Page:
NEW HAVEN, Conn. (AP) - After Arnold Giammarco was honorably discharged from the U.S. Army, he struggled with drug addiction and did brief stints in prison for shoplifting in the 1990s and was homeless at times. But he turned his life around, got clean, became a father in 2008, found work and married.
But after more than 50 years of living legally in the United States, he was deported last year to his native Italy over drug possession and larceny convictions. Now the Connecticut man is fighting his deportation, arguing immigration authorities never acted on his citizenship application.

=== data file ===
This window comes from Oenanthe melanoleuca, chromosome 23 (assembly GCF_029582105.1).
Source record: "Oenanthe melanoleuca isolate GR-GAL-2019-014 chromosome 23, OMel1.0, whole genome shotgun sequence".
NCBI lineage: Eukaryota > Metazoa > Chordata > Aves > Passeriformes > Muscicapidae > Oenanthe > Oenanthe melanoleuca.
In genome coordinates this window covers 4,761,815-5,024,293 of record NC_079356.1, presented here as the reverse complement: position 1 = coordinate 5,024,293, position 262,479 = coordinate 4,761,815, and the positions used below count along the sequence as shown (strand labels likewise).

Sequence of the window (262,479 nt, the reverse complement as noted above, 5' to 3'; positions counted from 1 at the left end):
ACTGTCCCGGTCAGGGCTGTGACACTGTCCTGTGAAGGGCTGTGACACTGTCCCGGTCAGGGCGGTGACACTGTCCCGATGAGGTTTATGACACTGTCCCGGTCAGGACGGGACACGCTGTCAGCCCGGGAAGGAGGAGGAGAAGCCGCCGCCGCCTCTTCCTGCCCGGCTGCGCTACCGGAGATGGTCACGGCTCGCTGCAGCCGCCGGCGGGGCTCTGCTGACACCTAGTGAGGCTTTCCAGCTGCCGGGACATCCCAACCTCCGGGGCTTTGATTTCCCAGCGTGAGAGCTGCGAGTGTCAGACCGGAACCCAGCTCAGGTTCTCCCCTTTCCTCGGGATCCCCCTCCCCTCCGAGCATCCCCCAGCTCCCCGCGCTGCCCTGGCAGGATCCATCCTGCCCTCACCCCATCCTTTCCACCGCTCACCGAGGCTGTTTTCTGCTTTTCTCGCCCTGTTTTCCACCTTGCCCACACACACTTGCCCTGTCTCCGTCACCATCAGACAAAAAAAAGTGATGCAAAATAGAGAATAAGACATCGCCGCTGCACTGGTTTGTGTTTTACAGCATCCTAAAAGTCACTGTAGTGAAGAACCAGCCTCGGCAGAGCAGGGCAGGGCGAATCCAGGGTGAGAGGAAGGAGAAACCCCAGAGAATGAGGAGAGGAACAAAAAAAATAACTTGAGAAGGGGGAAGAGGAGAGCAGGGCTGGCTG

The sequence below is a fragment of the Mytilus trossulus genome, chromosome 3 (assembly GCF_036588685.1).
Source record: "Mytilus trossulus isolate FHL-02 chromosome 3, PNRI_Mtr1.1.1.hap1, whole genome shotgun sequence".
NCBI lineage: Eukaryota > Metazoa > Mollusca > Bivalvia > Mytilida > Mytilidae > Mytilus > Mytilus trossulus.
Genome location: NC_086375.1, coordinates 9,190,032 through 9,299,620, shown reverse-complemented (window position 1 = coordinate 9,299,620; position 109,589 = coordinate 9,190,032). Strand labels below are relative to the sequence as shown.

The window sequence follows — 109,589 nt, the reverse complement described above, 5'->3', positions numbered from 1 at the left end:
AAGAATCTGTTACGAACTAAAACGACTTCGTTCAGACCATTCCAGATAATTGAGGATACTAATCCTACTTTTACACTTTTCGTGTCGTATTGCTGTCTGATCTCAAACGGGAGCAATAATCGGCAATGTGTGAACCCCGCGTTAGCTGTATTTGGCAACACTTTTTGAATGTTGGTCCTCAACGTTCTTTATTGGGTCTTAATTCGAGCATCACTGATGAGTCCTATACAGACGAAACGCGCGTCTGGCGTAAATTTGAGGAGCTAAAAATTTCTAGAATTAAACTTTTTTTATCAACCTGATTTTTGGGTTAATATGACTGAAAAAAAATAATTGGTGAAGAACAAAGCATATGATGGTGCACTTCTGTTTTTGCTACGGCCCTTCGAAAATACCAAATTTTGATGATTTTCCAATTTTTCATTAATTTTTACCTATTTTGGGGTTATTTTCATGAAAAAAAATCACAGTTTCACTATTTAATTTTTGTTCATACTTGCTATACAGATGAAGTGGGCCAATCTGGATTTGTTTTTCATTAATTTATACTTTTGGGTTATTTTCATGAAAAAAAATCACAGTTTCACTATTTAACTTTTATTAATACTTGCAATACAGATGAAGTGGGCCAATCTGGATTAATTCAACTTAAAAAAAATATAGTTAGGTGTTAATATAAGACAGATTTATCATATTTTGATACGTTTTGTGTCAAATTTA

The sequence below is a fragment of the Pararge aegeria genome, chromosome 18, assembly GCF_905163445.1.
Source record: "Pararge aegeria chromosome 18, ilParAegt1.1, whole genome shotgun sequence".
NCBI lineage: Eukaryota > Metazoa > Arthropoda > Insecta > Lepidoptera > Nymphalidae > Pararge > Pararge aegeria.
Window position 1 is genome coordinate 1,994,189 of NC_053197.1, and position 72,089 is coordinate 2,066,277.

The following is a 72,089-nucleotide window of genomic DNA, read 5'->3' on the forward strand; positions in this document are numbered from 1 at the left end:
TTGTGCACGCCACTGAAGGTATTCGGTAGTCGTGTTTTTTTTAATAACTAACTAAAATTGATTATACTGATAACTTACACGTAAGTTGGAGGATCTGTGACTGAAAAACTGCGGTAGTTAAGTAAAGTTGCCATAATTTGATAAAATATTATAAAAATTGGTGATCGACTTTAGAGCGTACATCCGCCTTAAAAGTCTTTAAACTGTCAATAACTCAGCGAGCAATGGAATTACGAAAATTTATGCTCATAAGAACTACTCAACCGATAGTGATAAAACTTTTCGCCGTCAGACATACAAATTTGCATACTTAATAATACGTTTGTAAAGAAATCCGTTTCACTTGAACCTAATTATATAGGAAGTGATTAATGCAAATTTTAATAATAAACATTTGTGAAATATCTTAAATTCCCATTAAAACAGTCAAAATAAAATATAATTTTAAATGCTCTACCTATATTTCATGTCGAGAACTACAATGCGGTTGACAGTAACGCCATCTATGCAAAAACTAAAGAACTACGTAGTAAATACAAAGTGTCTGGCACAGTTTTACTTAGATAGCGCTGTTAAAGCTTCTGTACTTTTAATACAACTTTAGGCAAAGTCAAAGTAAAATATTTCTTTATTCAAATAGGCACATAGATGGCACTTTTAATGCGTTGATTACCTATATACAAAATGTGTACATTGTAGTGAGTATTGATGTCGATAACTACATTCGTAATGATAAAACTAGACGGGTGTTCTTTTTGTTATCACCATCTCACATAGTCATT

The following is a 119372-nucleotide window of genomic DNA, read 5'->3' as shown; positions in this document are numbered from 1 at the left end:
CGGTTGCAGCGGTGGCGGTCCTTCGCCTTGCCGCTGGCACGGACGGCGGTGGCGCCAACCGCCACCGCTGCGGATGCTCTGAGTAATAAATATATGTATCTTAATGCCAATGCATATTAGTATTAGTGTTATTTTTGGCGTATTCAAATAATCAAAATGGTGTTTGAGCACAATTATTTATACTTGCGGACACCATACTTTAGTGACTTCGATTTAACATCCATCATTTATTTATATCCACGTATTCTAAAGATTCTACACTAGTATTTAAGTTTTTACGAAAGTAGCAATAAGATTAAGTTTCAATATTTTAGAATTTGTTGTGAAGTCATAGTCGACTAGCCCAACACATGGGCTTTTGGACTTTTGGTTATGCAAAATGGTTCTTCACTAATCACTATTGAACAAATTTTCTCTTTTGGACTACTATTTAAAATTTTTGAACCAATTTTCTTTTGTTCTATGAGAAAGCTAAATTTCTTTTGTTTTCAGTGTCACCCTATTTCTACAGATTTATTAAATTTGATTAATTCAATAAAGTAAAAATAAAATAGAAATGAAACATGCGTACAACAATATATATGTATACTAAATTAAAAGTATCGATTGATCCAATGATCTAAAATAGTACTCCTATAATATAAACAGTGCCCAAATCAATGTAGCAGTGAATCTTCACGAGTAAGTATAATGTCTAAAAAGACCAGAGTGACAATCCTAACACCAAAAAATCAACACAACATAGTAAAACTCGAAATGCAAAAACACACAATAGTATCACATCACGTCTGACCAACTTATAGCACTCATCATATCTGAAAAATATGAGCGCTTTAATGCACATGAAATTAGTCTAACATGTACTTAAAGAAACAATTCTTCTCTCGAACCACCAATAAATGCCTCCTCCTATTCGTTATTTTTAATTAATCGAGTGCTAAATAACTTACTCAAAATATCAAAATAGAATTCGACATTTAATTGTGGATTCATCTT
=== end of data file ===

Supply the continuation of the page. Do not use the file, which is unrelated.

A Yale Law School professor representing Giammarco said his deportation represents a shameful departure from the country's historic treatment of veterans.
A spokesman for immigration officials declined to comment on the case. Officials contend his application wasn't completed.
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